ST. LOUIS, Mo. (KMOV.com) - Nearly 400 students from more than 30 countries officially welcomed a brand new soccer field. The Tuesday afternoon dedication ceremony took place at the Nahed Chapman New American Academy on South Grand Boulevard in South St. Louis City. It is a place where immigrant children, many of them refugees, begin the process of becoming Americans.
A group of boys at this school in the St. Louis Public Schools District started the year with a focus on what the world calls football, which of course, is considered to be soccer in the U.S.A. Through the sport of soccer, the children forget the challenges they overcame overseas.
For instance, 12-year-old Gehadaldain Turki is from Fallujah, Iraq. The Islamic State of Iraq and Syria stormed his home city in 2014. The Iraqi Army ultimately liberated his hometown from terrorist invaders in 2016. By then, Gehadaldain and his family had escaped to St. Louis. His child’s eyes have seen the adult carnage from conflict.
When News 4 asked Turki about the violence in his native country he said: “It’s so dangerous!” He also said he was “happy” to be in the United States because he’s “safe.” But now, he is a beaming boy kicking around a bouncing ball on brand new artificial soccer green.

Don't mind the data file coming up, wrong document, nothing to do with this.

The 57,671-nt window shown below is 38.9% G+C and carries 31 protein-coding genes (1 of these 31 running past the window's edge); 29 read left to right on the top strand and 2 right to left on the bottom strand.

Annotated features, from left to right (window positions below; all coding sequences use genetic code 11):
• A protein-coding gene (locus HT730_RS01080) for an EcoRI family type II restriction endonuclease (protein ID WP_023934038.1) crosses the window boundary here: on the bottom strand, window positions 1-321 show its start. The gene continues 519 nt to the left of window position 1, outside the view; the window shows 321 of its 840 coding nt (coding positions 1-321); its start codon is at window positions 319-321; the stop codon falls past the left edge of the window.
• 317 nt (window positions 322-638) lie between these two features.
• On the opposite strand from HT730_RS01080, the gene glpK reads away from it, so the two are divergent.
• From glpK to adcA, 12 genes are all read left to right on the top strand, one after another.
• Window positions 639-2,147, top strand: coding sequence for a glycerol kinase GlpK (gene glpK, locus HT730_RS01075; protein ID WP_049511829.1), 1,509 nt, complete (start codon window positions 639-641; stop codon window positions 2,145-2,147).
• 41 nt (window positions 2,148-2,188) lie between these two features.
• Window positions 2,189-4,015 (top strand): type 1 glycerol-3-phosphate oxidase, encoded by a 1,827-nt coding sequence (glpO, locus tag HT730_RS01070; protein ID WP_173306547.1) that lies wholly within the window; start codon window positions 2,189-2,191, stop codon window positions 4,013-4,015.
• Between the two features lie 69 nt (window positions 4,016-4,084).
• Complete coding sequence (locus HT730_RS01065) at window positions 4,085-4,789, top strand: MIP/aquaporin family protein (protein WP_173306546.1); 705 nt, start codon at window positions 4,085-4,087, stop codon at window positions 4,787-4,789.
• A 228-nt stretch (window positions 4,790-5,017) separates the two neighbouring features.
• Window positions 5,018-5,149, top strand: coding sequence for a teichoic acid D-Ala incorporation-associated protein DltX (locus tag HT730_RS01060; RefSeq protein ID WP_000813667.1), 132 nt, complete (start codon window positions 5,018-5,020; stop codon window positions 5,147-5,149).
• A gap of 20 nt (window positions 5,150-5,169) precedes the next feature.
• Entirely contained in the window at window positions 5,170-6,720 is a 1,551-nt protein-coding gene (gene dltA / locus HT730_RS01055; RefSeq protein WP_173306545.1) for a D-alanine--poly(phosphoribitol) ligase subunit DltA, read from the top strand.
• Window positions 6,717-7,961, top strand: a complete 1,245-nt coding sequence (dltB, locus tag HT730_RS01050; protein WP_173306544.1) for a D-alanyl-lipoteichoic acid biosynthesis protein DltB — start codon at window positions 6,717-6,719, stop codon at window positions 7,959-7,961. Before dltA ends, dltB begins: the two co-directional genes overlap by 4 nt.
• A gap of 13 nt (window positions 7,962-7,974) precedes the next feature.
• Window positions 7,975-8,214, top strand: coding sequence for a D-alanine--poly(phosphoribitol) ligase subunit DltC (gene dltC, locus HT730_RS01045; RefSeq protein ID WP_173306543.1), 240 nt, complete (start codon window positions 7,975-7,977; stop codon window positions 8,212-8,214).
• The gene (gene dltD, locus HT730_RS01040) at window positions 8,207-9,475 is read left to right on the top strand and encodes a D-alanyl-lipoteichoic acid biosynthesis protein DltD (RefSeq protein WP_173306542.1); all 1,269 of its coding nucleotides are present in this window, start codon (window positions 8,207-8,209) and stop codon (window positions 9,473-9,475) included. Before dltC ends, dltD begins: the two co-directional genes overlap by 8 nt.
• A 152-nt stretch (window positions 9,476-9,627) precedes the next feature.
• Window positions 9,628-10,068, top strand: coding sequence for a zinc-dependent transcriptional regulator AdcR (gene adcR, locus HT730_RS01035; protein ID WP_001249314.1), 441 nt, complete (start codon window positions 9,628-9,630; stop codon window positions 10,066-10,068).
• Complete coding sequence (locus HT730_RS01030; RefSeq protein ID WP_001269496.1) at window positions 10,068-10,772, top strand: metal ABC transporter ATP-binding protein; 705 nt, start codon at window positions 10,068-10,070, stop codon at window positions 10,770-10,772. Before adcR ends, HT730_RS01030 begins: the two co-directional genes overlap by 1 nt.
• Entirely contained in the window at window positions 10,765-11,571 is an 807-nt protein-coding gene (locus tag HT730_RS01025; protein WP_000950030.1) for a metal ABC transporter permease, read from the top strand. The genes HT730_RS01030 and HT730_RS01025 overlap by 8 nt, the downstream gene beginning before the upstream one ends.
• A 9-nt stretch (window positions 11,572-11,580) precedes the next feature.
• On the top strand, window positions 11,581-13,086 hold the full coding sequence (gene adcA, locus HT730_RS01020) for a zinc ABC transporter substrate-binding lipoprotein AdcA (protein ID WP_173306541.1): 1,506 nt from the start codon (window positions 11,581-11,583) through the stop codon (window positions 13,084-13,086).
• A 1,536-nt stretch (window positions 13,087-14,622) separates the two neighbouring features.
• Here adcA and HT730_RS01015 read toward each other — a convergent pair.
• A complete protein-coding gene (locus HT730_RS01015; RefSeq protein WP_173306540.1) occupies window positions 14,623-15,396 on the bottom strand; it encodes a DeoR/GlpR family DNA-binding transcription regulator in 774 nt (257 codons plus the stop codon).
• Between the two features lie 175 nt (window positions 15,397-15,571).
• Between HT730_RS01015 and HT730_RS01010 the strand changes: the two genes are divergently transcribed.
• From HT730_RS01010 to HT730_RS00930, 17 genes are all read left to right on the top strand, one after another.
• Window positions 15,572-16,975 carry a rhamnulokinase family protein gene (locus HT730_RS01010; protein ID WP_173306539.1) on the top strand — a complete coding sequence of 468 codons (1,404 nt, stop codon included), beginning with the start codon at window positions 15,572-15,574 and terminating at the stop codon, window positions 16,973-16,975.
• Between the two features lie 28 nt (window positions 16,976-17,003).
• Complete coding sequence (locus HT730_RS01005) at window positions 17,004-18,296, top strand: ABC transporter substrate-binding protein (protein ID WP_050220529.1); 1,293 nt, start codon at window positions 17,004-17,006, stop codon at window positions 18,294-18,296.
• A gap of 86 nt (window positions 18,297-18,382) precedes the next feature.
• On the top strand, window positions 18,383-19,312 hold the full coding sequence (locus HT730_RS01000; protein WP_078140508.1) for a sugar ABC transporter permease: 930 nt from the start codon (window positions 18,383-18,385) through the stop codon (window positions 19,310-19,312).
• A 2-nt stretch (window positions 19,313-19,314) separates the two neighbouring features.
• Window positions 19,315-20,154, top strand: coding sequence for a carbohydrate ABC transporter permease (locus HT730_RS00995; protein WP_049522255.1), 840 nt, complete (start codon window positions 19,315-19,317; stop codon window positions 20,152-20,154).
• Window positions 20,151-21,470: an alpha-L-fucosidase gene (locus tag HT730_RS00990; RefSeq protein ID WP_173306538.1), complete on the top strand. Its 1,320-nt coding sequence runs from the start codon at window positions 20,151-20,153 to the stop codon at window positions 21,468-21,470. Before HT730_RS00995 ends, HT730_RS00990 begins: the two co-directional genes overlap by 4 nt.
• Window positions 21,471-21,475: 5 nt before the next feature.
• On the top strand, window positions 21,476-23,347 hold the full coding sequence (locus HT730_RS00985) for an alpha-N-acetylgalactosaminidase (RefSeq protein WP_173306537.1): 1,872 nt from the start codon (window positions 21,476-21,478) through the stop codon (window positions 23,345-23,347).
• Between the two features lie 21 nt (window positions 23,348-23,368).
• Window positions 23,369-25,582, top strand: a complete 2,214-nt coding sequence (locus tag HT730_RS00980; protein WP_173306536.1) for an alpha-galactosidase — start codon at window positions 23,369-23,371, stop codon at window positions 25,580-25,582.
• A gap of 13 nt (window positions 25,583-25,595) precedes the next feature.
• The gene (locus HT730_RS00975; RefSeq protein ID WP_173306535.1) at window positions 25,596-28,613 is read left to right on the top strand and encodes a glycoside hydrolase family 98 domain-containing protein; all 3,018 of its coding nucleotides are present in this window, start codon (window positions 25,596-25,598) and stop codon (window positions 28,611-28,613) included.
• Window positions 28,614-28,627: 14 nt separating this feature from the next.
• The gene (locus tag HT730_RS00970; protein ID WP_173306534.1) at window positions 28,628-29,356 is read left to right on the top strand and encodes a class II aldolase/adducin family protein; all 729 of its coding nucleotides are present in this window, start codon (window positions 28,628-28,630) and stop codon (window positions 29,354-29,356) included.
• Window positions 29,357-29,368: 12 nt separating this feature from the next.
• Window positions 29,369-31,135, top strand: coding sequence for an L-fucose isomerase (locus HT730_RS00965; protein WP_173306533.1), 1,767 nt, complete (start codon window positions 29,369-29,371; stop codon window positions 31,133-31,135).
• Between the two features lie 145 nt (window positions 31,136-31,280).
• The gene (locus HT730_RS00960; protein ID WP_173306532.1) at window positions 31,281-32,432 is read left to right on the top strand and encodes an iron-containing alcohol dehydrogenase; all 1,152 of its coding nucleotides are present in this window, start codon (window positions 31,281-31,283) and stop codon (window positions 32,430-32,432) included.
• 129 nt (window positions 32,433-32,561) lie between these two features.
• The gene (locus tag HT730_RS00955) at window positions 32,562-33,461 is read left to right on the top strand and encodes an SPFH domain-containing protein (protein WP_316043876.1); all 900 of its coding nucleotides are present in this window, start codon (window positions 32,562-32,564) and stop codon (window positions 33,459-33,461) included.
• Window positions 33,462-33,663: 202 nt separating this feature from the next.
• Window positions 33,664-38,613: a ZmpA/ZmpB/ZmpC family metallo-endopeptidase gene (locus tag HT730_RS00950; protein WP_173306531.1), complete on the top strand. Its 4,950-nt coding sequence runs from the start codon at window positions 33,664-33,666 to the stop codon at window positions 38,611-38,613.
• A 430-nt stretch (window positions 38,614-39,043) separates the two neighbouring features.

The new soccer field was made possible by $200,000-worth of cash donations and services. It is the result of the Gateway Welcome Project. More than two-dozen partners collaborated on the cause including Construction Forum St. Louis and the St. Louis Mosaic Project.
Tom Finan, Executive Director of Construction Forum St. Louis said: “If you don’t care who gets the credit then you can actually make some change for a positive.”
Peter Tow is credited with galvanizing the group toward running toward a common goal of empowering immigrant children with an outlet.
Finan said of Tow: “Peter’s dad and my dad were friends and Peter’s dad was an immigrant from China." When asked about his great-great-grandfather who emigrated from Ireland, Finan indicated that he could relate to the immigrant children who played soccer behind him.
Many of the students are refugees in St. Louis seeking relief. Flags from their various countries adorn the hallway inside Nahed Chapman New American Academy. The decorations display the school’s global perspective with a local purpose which are now underscored by soccer.
School Principal Donnie Harris said, “No matter where they’re coming from, even if they don’t speak the same language; they know soccer.”
St. Louis Mosaic Project Executive Director Betsy Cohen said, “We have stories of kids from various ethnicities coming together on the soccer field when they couldn’t communicate yet in the classroom."
When 12-year-old kid Gehadaldain Turki was asked about the community push for a new field he said something very simple yet very significant, “Thanks you so much.”
According to U.S. Census data, as of 2010, roughly 126,000 people in the St. Louis Region were born abroad. The St. Louis Mosaic estimates that roughly one in four is a refugee.Click here for a segment.